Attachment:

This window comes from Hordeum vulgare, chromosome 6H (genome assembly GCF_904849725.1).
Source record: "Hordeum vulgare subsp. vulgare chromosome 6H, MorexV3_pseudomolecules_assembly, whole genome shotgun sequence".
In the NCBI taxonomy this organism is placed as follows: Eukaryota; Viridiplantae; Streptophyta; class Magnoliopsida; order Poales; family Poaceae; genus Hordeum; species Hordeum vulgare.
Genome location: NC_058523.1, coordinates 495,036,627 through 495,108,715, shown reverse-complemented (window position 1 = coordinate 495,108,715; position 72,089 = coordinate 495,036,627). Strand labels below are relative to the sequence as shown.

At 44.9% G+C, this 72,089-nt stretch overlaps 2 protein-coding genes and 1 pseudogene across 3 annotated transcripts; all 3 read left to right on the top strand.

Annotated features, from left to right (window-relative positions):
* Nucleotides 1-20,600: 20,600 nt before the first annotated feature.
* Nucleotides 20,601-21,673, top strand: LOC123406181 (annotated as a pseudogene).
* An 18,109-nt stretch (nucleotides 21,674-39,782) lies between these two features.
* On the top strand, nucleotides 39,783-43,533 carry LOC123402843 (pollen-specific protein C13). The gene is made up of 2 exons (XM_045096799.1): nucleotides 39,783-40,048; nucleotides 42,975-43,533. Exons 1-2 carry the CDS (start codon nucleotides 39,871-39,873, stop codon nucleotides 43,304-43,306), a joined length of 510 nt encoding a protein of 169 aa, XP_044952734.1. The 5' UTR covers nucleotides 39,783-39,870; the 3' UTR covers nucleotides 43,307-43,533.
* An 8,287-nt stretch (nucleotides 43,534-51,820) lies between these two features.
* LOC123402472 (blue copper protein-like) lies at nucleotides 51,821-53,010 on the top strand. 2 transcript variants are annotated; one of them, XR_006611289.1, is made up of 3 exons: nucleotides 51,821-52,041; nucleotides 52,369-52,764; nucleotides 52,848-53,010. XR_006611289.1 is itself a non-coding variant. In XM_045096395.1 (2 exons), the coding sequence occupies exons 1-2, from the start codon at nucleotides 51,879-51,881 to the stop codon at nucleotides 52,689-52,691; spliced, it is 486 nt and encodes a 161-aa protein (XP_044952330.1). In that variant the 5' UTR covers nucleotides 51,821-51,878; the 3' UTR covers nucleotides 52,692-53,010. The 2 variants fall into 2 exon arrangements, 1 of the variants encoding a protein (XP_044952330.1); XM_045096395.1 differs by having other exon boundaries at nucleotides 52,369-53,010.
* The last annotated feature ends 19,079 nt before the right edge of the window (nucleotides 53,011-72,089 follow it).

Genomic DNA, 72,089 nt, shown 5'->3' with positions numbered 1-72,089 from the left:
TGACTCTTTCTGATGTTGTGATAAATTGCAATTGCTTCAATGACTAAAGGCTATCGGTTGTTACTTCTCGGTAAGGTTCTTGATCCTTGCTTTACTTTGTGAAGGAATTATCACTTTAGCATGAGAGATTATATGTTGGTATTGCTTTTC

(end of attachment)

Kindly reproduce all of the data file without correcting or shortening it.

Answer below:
This window comes from Hordeum vulgare, chromosome 6H (genome assembly GCF_904849725.1).
Source record: "Hordeum vulgare subsp. vulgare chromosome 6H, MorexV3_pseudomolecules_assembly, whole genome shotgun sequence".
In the NCBI taxonomy this organism is placed as follows: Eukaryota; Viridiplantae; Streptophyta; class Magnoliopsida; order Poales; family Poaceae; genus Hordeum; species Hordeum vulgare.
Genome location: NC_058523.1, coordinates 495,036,627 through 495,108,715, shown reverse-complemented (window position 1 = coordinate 495,108,715; position 72,089 = coordinate 495,036,627). Strand labels below are relative to the sequence as shown.

At 44.9% G+C, this 72,089-nt stretch overlaps 2 protein-coding genes and 1 pseudogene across 3 annotated transcripts; all 3 read left to right on the top strand.

Annotated features, from left to right (window-relative positions):
* Nucleotides 1-20,600: 20,600 nt before the first annotated feature.
* Nucleotides 20,601-21,673, top strand: LOC123406181 (annotated as a pseudogene).
* An 18,109-nt stretch (nucleotides 21,674-39,782) lies between these two features.
* On the top strand, nucleotides 39,783-43,533 carry LOC123402843 (pollen-specific protein C13). The gene is made up of 2 exons (XM_045096799.1): nucleotides 39,783-40,048; nucleotides 42,975-43,533. Exons 1-2 carry the CDS (start codon nucleotides 39,871-39,873, stop codon nucleotides 43,304-43,306), a joined length of 510 nt encoding a protein of 169 aa, XP_044952734.1. The 5' UTR covers nucleotides 39,783-39,870; the 3' UTR covers nucleotides 43,307-43,533.
* An 8,287-nt stretch (nucleotides 43,534-51,820) lies between these two features.
* LOC123402472 (blue copper protein-like) lies at nucleotides 51,821-53,010 on the top strand. 2 transcript variants are annotated; one of them, XR_006611289.1, is made up of 3 exons: nucleotides 51,821-52,041; nucleotides 52,369-52,764; nucleotides 52,848-53,010. XR_006611289.1 is itself a non-coding variant. In XM_045096395.1 (2 exons), the coding sequence occupies exons 1-2, from the start codon at nucleotides 51,879-51,881 to the stop codon at nucleotides 52,689-52,691; spliced, it is 486 nt and encodes a 161-aa protein (XP_044952330.1). In that variant the 5' UTR covers nucleotides 51,821-51,878; the 3' UTR covers nucleotides 52,692-53,010. The 2 variants fall into 2 exon arrangements, 1 of the variants encoding a protein (XP_044952330.1); XM_045096395.1 differs by having other exon boundaries at nucleotides 52,369-53,010.
* The last annotated feature ends 19,079 nt before the right edge of the window (nucleotides 53,011-72,089 follow it).

Genomic DNA, 72,089 nt, shown 5'->3' with positions numbered 1-72,089 from the left:
TGACTCTTTCTGATGTTGTGATAAATTGCAATTGCTTCAATGACTAAAGGCTATCGGTTGTTACTTCTCGGTAAGGTTCTTGATCCTTGCTTTACTTTGTGAAGGAATTATCACTTTAGCATGAGAGATTATATGTTGGTATTGCTTTTC